19 of 19 people found the following review helpful
Book Report by a 7th grader
, February 22, 2009
The Mysterious Benedict Society and the Perilous Journey
by Trenton Lee Stewart
I give this book 5 asterisks out of 5!
This book has engaging characters, imaginative settings, and an exciting plot. As the story evolves,the characters grow and change. Also, the plot has many, often unexpected, twists and turns, but not so many that the reader feels lost. This book is a sequel to "The Mysterious Benedict Society". The reader will not be lost if he/she had not read the first book, as this book has a new conflict. The only thing the reader will lose is a small amount of character development. My favorite part of the book is the climax when the villain, Mr. Curtain, tricks the four unsuspecting protagonists into a trap-you will have to read the book for the details. The book is 440 pages so a lengthy read but definitely worth your time. I would recommend this book to good readers between the ages of 9-14 who want a book with adventure but without sacrificing a strong message or characterization. Fans of the Alex Rider series might also enjoy this book.
In The Perilous Journey, the setting is the least important of the three narrative elements because, as the title suggests, it is a journey story. The most important of the many settings is the uninhabited, rocky island on which the climax takes place. Since it is not named in the book I will simply refer to it as "the island". The island is described with great detail multiple times, "a very large oblong land mass in the middle of a watery nowhere." and "that isolated, wind-blasted place." are just two examples of this desolate place. The largest effect of the setting is the feeling of isolation that it lends to the later part of the book, which subsequently affects the character's actions. For example, when they needed to escape the island, they had to bring in a boat and had nowhere to run until it arrived. Also, they could not bring in any help from the police because of the island's remote location close to Great Britain, in the cold northern Atlantic
This book contains a lot of direct and indirect characterization and the characters are continuously changing. The four main characters are Constance, a whiny, sleepy, uber smart three year old girl, who towards the end of the story has premonitions. Reynie is the most normal of the kids, although he has a heightened sense of logic. Sticky is unsure and shy and has an incredible memory. Kate is an ex-circus performer and an amazing athlete and an optimist. All four of them must use their gifts to solve the puzzles laid out for them by Mr. Benedict to help find him when he was kidnapped. During the story the characters all change and evolve as different situations confront them. Kate becomes more concerned when she worries about her father. Sticky realizes what he is capable of and gets braver. Reynie questions his own judge of character and Constance becomes more mature. These character's development make them dynamic and add to the depth and message of the story. Therefore, the settings greatest impact is its effect on the mood, making it more isolated, and on the plot.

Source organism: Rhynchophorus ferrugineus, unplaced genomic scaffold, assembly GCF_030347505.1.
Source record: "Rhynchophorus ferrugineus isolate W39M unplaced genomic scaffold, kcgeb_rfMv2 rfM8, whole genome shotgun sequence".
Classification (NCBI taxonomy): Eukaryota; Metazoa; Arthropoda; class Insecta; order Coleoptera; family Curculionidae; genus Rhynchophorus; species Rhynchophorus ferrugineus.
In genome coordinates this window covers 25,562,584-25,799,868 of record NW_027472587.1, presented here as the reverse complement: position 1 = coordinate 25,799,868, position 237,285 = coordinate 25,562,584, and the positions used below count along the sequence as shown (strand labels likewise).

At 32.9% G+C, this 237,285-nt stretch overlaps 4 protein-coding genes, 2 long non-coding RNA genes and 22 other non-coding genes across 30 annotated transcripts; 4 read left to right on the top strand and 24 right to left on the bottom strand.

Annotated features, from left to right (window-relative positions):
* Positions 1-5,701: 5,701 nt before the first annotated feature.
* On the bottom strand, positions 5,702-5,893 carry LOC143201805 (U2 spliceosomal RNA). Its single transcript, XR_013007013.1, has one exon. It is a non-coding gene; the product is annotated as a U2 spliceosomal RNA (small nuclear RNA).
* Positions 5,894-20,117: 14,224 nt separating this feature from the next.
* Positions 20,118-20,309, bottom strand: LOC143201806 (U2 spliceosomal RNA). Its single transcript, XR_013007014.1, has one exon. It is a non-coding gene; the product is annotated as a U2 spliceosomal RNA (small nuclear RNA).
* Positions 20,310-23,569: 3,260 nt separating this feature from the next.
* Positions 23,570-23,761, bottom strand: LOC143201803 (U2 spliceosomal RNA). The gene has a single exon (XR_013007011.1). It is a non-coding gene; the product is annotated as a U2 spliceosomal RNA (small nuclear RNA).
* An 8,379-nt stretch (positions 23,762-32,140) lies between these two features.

"The Perilous Journey" has multiple conflicts but the overarching one is that of Mr. Curtain, Mr. Benedict's evil twin brother, who is searching for Duskwort, a powerful sleeping agent that Mr. Benedict doesn't want him to get a hold of. This would be categorized as Man vs Man. Another main conflict is when Mr. Curtain kidnapped Mr. Benedict and the kids mentioned in the previous paragraph, desperately wanted him back. This again would be Man vs. Man. There were also some internal conflicts; Constance struggling to contain her premonitions and Reynie second guessing his judge of character. All of these conflicts combine to create an exciting story that will teach the reader many lessons.
I rated this book 5 asterisks out of 5 because this book combines an action-packed conflict, a strong message, and dynamic characters into an entertaining and engrossing story. As I said in the beginning, I would recommend this book to an adventure seeking 9-14 year-old who is a proficient reader. Once I picked this book up I couldn't put it down until I read all 440 pages of it. It is well worth your valuable time.